As evidenced from the lines of investigation, one of the main causes of the Cuban Missile Crisis was the Cuban Revolution. In order to fully understand the way in which the revolution contributed to the cause of the crisis, it is important to note the factors that caused Castro to spark the revolution. The leader of Cuba whom the revolution sought to overthrow was Fulgencio Batista, a puppet controlled and assisted by the United States who allowed Cuba to become a "playground for America’s rich" (C N Trueman). One of the most common examples of how Batista allowed the U.S to play around with the Cuban economy was when the American-owned Cuban telephone company presented a gold telephone to Batista for allowing "excessive telephone rate increase" that the American government had requested (Kennedy speech). This all changed once Castro was in power.
As human beings we often feel as if we are entitled to change if there are things we do not like about a situation. When looking at the Atlantic revolutions, it is clear that each one started in the hopes to bring change to a country. That doesn’t necessarily always make them successful but there are some revolutions where change brings good. With that being said some good may still bring bad, in this essay we are going to take a look at the American and Haitian revolution and address how they both established a successful fortunate ruling of what was rightfully theirs and were able to gain control of their own power bringing them into a state that brought immediate superiority all while negatively affected their countries too. Through warfare and tactics, we will see the pros and cons that both revolutions won them for their countries.
This factor led to Castro’s rise to power as the Cubans did not want to live under such government which used violence as a mean to control the population. It is essential to know that during this time, the United-States of America had influence over Cuba and backed Batista’s government. Those factors influenced Castro’s rise to power as Batista’s response against opposition did not prove to be efficient enough to stop Castro rise to power as guerrilla warfare, a war tactic used by Castro which was a forceful technique and a determining factor in his rise to power. As stated by Leo Huberman and Paul.M.Sweezy , this success also relied on the participation of the Cuban population: "the peasants in increasing numbers joined the rebel army or organized the various civilian links and services which are so crucial to the success of a guerrilla movement." The successful guerrilla war is a direct cause in Fidel Castro’s rise to power as it was effective and linked to ideology as the guerrilla movement rested upon the Cuban peasantry and its cooperation.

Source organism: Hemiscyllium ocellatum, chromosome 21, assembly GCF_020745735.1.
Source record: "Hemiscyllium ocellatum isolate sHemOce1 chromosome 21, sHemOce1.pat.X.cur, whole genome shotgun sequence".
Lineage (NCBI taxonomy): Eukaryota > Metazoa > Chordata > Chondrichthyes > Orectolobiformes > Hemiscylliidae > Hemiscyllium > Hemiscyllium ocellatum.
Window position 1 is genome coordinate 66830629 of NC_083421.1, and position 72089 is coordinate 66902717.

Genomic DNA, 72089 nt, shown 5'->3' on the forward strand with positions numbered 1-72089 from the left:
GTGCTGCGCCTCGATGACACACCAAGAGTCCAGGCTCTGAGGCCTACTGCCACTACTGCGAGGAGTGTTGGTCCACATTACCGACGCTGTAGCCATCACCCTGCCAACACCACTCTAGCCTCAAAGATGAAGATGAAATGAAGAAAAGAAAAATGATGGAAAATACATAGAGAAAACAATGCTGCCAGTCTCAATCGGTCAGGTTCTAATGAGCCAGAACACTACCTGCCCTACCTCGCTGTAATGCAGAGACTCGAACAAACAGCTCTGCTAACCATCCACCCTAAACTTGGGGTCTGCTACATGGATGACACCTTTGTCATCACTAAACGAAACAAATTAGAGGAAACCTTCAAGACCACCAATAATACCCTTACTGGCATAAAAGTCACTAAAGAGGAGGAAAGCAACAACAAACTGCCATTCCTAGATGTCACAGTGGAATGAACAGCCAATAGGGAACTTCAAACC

With a revolution brewing, the oil companies began to look like safe havens . Additionally the companies offered the Huastects a greater than was possible income than through farming. The hiring of the Huastects, depicts a sharp contrast to previously racist notions. Although they may have done menial jobs, the hiring shows that Latin American nations, were willing to change in order to advance. The need for workers made it so that any labourer would be accepted and used in order to develop the nation.
Both countries began to view each other with suspicion; primarily because Cuba felt the United States was exercising unfair economic hardship on Havana, and because the US felt Castro was leading towards communist ties. This was not helped by the United States image of the Castro regime, which Eisenhower felt was one of a repressive communist dictatorship that is aggressive, expansionistic, and hostile to U.S interest . Ironically, Eisenhower’s administration welcomed Castro’s revolution initially, as Batista’s regime was known for its brutal dictatorship and